Life Sciences in Canada

Goals

To determine the current and future number of Masters and PhD graduates that secure employment in Canada in the life sciences sector.

Early Findings

  • Life Sciences can be defined as the field of study that encompasses "the fields of biotechnology, pharmaceuticals, biomedical technologies, life systems technologies, nutraceuticals, cosmeceuticals, food processing, environmental, biomedical devices, and organizations and institutions that devote the majority of their efforts in the various stages of research, development, technology transfer and commercialization."
  • An overarching definition of life sciences would link it with anything that pertains to 'organisms', i.e. human beings, plants, and animals.
  • The Corporate Planning and Policy Division of the Natural Sciences and Engineering Research Council of Canada published a report on women education, specifically in the natural sciences domain [we have assumed natural sciences to be the same as life sciences], in October 2017. This report can be used to calculate the number of male and female students that acquired bachelors, masters, and doctoral degrees in 2014. The report also provides trends over the past 20 years, which may be used to extrapolate the numbers to the current year and even beyond that.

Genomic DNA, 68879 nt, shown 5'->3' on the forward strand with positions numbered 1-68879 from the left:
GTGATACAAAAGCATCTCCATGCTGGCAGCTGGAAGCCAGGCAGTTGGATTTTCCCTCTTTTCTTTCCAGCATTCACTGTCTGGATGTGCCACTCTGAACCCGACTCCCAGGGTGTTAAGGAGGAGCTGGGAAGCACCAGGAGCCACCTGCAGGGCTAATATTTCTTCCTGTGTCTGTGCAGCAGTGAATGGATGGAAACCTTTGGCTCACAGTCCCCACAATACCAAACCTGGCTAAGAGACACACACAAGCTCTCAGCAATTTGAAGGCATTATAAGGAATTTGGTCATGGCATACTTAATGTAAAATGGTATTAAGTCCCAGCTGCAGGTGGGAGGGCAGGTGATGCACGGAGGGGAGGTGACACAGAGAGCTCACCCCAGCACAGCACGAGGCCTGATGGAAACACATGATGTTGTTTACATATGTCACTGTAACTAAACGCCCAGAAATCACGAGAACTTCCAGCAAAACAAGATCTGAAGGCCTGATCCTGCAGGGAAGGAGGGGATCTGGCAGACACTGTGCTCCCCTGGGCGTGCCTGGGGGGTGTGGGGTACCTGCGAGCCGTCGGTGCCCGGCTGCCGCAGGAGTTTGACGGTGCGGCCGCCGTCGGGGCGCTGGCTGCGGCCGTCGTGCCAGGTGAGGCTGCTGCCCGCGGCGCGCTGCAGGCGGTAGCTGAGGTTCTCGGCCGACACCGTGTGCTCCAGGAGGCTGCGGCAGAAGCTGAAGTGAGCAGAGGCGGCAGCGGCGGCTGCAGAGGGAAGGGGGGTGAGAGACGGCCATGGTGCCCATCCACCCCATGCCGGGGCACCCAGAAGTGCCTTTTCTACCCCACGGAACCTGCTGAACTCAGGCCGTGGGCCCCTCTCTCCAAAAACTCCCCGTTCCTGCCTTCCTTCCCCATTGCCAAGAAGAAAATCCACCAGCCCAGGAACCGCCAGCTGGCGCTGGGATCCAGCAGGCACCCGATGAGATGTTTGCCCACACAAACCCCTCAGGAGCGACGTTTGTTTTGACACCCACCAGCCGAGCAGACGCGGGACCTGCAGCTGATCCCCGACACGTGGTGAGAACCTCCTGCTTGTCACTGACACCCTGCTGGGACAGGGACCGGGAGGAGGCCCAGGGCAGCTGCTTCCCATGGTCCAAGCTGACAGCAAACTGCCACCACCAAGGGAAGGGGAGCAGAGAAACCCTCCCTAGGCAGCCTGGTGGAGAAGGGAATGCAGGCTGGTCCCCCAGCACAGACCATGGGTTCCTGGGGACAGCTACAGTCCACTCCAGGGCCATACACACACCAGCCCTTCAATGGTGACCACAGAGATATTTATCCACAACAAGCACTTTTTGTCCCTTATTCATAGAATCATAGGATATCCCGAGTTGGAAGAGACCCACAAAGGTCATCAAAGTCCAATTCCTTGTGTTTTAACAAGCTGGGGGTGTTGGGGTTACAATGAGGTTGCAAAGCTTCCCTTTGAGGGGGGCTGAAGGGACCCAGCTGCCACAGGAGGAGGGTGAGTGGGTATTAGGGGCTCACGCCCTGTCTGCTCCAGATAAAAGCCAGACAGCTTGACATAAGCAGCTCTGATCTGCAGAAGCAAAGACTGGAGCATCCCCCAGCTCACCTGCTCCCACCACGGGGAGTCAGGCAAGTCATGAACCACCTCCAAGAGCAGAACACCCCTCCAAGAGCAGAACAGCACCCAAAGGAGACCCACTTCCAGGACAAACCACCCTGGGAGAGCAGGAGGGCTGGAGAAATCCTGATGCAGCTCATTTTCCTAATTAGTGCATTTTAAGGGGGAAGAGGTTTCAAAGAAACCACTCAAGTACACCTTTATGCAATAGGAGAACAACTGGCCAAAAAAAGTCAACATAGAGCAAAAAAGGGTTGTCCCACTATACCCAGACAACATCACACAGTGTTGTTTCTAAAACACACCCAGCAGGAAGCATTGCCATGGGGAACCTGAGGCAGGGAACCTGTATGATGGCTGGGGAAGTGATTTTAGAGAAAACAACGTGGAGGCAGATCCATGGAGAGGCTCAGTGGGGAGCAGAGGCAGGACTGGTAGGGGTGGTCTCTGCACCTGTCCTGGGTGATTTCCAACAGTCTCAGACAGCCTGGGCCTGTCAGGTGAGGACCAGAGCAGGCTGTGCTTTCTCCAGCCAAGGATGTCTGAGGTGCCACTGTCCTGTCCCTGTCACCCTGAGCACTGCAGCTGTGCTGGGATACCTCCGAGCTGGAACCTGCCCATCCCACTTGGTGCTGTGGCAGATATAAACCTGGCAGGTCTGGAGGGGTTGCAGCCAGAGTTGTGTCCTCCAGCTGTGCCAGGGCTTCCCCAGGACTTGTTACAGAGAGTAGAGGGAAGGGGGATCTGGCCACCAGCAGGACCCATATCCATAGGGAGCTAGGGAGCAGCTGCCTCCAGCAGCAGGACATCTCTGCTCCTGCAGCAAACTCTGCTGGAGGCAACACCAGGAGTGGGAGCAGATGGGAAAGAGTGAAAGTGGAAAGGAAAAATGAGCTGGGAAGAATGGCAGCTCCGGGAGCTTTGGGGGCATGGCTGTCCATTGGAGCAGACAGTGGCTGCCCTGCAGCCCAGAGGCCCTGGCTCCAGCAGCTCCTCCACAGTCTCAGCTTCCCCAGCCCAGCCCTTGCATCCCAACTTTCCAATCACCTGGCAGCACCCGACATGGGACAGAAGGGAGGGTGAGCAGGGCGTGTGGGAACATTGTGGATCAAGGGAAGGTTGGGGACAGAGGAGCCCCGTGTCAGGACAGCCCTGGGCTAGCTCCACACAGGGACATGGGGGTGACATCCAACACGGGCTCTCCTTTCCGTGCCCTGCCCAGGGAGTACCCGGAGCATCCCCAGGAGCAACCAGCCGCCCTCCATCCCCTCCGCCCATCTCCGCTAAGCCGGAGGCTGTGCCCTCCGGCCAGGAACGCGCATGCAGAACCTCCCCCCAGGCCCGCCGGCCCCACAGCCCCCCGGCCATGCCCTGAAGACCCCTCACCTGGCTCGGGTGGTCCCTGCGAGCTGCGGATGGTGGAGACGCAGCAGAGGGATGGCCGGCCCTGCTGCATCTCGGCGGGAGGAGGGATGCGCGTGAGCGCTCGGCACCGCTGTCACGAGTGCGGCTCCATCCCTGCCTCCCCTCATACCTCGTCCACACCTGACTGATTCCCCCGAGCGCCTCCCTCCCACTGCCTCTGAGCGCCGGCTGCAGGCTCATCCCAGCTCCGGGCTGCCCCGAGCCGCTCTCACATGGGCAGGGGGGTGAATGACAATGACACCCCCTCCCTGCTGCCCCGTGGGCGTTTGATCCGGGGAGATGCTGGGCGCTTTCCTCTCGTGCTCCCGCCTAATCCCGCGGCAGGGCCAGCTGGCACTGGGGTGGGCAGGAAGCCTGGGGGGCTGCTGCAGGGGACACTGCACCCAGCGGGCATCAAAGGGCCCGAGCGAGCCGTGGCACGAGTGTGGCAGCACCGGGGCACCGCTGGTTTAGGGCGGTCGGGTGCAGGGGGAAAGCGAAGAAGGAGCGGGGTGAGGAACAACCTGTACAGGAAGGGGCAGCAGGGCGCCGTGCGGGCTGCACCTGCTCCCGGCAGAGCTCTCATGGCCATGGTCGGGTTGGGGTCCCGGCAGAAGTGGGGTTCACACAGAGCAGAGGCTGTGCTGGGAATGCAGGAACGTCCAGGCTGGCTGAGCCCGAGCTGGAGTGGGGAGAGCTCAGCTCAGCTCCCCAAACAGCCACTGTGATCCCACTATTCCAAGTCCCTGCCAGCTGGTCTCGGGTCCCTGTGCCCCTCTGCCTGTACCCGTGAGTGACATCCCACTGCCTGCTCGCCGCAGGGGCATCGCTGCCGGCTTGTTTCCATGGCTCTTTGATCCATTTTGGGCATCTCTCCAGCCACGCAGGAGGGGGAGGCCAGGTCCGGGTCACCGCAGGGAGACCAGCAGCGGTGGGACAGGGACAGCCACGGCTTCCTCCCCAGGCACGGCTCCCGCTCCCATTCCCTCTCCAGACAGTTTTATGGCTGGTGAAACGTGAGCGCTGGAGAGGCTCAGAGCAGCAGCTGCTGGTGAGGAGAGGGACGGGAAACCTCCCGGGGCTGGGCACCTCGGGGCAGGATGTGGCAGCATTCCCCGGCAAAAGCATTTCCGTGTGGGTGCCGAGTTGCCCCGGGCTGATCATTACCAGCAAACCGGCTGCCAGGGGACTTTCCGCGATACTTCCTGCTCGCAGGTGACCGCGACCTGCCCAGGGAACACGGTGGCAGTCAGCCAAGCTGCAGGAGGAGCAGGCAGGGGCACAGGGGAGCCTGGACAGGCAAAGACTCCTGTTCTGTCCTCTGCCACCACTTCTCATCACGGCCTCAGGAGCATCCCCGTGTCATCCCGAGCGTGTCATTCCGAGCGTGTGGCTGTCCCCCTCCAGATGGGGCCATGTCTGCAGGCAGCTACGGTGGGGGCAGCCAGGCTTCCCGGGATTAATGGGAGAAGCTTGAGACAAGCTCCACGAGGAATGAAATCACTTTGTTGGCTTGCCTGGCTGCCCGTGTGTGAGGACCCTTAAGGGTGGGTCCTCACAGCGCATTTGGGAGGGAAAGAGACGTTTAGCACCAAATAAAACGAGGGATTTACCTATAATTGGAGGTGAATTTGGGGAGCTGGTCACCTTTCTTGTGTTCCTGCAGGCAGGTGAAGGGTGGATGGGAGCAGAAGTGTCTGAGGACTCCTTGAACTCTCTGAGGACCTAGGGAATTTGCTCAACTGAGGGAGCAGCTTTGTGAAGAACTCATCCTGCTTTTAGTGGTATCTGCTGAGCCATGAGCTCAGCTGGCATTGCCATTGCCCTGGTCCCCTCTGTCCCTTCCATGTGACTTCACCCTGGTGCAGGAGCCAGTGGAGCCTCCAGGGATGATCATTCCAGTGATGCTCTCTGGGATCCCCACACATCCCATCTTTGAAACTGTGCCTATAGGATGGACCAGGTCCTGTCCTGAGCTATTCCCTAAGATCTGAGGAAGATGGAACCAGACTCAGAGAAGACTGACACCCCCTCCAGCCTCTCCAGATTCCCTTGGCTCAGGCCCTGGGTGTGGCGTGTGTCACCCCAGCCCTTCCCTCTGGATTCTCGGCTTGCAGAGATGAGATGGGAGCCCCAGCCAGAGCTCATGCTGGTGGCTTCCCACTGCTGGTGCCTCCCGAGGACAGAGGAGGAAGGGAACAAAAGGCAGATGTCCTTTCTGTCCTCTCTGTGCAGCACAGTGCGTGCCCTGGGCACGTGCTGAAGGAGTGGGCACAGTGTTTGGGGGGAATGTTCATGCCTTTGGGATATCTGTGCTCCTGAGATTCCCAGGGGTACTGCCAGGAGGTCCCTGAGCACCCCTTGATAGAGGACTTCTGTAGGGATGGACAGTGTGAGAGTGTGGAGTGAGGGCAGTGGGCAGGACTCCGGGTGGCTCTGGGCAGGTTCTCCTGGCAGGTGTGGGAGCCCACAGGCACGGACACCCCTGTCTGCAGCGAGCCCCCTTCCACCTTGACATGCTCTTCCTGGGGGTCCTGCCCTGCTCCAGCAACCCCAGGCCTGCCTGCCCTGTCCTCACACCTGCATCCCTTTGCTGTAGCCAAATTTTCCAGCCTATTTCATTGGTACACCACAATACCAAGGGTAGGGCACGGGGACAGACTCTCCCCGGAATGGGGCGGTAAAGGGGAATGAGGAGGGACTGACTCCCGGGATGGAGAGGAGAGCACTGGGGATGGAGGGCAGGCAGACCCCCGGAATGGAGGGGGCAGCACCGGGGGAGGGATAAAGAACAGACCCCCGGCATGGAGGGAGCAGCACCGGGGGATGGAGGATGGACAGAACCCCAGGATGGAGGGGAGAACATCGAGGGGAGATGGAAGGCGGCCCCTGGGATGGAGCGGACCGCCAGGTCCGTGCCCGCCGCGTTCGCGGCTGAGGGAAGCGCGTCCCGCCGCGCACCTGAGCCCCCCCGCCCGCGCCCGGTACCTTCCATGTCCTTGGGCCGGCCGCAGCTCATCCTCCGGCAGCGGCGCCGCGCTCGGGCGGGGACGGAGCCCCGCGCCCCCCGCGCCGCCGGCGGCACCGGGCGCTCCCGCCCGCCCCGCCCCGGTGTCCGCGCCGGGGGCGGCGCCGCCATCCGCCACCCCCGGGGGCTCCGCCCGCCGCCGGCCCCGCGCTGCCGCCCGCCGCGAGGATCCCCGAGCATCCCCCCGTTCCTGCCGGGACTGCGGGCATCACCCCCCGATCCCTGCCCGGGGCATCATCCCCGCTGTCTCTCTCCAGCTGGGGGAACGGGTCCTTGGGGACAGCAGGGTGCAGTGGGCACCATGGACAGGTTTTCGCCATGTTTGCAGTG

• The same report also published career outcomes for women in natural sciences and related occupations as well as breakdowns for R&D careers (including university faculty, government scientists, and industry researchers). These statistics can be used to calculate the male and female occupancy numbers in 2015 and the trends can be used to extrapolate the numbers to the current year and beyond.
  • Life Science graduates represented 6.4% of Canada's total graduates in 2010.
  • We may also be able to leverage region-wise reports, e.g. Ontario, Mississauga, etc. in determining the requested statistics.

Proposed next steps:

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